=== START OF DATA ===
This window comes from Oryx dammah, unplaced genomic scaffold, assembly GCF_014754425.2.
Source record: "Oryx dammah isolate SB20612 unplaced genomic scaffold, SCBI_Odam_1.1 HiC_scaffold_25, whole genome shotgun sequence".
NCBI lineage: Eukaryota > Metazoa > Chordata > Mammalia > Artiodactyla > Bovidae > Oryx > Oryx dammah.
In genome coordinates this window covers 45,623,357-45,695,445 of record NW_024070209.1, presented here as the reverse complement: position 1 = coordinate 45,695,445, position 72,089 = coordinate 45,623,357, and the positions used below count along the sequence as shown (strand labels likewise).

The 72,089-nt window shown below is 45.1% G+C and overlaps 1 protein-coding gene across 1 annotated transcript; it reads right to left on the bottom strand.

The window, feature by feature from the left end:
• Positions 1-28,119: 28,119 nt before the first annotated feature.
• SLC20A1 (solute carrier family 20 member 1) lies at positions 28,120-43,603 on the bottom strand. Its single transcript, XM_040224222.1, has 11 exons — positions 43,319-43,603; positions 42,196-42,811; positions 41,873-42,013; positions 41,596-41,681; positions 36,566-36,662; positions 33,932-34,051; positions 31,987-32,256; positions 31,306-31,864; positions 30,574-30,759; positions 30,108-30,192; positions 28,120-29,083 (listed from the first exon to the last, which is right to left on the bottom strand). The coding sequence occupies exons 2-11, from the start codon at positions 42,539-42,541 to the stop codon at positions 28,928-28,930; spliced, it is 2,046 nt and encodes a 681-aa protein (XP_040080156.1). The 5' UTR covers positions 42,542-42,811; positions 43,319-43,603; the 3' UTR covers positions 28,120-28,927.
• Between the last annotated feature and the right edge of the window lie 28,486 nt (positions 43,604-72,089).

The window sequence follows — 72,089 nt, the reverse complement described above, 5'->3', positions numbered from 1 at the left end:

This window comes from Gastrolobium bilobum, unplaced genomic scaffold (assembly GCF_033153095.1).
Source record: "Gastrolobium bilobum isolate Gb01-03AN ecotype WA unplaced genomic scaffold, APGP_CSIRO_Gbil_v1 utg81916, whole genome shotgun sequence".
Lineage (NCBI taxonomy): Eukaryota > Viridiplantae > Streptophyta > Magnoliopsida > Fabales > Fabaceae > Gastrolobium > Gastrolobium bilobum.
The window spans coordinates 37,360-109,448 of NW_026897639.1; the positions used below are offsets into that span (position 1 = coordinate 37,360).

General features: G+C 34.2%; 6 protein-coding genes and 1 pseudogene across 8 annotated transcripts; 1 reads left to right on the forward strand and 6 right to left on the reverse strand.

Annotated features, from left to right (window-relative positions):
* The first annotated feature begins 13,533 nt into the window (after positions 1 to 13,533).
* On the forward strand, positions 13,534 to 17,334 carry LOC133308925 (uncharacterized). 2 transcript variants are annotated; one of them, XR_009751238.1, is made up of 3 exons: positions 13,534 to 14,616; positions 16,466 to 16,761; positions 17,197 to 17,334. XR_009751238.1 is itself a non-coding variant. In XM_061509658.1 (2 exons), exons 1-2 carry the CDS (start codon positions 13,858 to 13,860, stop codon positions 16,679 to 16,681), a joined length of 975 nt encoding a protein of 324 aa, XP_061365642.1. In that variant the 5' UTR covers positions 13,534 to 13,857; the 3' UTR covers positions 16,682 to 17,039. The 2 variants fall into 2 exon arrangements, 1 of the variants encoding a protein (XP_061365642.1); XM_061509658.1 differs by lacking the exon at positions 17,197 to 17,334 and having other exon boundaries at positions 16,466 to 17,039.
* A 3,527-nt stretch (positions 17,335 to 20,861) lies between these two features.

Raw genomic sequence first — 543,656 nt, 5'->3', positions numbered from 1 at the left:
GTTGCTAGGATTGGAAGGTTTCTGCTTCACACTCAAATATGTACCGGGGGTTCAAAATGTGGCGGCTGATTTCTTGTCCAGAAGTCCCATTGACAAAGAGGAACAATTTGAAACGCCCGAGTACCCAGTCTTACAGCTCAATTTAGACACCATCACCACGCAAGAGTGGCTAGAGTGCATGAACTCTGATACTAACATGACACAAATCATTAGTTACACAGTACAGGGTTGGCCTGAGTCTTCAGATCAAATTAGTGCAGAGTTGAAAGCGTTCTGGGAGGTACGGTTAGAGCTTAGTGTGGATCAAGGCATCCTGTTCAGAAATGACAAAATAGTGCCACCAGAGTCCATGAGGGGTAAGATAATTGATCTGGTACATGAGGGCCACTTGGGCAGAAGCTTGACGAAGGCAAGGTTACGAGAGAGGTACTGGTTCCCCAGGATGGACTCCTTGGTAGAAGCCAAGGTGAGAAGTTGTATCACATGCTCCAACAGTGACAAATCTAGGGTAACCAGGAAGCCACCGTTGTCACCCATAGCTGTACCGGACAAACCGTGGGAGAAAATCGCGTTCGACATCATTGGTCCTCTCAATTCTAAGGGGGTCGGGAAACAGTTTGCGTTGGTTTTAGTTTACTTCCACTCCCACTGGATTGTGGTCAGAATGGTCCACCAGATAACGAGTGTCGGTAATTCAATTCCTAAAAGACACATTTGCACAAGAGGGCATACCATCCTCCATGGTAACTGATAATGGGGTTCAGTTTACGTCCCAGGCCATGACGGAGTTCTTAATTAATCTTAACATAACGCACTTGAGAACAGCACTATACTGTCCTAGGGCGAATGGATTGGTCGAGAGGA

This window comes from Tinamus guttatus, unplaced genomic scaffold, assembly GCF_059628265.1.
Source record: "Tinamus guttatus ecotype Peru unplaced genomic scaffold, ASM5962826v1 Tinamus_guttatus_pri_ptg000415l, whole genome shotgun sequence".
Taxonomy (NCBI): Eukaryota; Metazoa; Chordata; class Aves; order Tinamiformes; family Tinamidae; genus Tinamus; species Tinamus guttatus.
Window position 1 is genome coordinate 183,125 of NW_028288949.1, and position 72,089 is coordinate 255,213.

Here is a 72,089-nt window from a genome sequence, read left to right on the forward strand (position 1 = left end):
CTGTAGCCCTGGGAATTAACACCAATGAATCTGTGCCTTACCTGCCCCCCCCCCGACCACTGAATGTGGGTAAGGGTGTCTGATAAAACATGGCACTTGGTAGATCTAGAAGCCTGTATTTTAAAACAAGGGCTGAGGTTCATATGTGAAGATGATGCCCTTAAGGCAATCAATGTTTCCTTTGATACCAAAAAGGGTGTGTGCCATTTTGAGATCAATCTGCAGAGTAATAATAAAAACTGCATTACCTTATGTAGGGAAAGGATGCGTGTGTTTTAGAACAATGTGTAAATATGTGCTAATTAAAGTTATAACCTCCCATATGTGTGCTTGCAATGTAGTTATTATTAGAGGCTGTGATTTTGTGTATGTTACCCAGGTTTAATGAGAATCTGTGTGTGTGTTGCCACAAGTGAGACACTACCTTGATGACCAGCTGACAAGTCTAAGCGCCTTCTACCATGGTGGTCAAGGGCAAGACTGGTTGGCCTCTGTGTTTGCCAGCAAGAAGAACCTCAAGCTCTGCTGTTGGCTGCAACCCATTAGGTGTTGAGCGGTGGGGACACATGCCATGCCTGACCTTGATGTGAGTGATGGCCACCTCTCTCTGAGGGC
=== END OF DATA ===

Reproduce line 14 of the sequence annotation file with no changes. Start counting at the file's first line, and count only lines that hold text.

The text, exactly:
The window spans coordinates 37,360-109,448 of NW_026897639.1; the positions used below are offsets into that span (position 1 = coordinate 37,360).